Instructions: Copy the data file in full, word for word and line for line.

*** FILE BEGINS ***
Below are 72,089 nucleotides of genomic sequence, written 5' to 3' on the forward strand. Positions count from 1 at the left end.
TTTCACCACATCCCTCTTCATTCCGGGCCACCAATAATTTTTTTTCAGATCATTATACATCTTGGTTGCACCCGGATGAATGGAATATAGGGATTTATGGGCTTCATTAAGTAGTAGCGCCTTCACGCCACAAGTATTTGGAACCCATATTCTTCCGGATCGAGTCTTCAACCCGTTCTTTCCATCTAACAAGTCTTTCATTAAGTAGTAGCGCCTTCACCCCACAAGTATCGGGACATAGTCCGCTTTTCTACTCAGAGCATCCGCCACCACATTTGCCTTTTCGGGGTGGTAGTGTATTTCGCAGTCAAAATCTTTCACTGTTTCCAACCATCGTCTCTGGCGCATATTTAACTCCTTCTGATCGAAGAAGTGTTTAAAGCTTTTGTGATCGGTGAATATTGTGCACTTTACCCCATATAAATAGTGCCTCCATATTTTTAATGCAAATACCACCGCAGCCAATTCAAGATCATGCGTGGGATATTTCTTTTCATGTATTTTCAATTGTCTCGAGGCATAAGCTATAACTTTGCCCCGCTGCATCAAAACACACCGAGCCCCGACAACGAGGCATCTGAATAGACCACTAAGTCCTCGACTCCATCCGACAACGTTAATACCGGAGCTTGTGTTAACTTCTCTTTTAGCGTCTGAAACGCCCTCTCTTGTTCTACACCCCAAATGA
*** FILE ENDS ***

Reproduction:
Below are 72,089 nucleotides of genomic sequence, written 5' to 3' on the forward strand. Positions count from 1 at the left end.
TTTCACCACATCCCTCTTCATTCCGGGCCACCAATAATTTTTTTTCAGATCATTATACATCTTGGTTGCACCCGGATGAATGGAATATAGGGATTTATGGGCTTCATTAAGTAGTAGCGCCTTCACGCCACAAGTATTTGGAACCCATATTCTTCCGGATCGAGTCTTCAACCCGTTCTTTCCATCTAACAAGTCTTTCATTAAGTAGTAGCGCCTTCACCCCACAAGTATCGGGACATAGTCCGCTTTTCTACTCAGAGCATCCGCCACCACATTTGCCTTTTCGGGGTGGTAGTGTATTTCGCAGTCAAAATCTTTCACTGTTTCCAACCATCGTCTCTGGCGCATATTTAACTCCTTCTGATCGAAGAAGTGTTTAAAGCTTTTGTGATCGGTGAATATTGTGCACTTTACCCCATATAAATAGTGCCTCCATATTTTTAATGCAAATACCACCGCAGCCAATTCAAGATCATGCGTGGGATATTTCTTTTCATGTATTTTCAATTGTCTCGAGGCATAAGCTATAACTTTGCCCCGCTGCATCAAAACACACCGAGCCCCGACAACGAGGCATCTGAATAGACCACTAAGTCCTCGACTCCATCCGACAACGTTAATACCGGAGCTTGTGTTAACTTCTCTTTTAGCGTCTGAAACGCCCTCTCTTGTTCTACACCCCAAATGA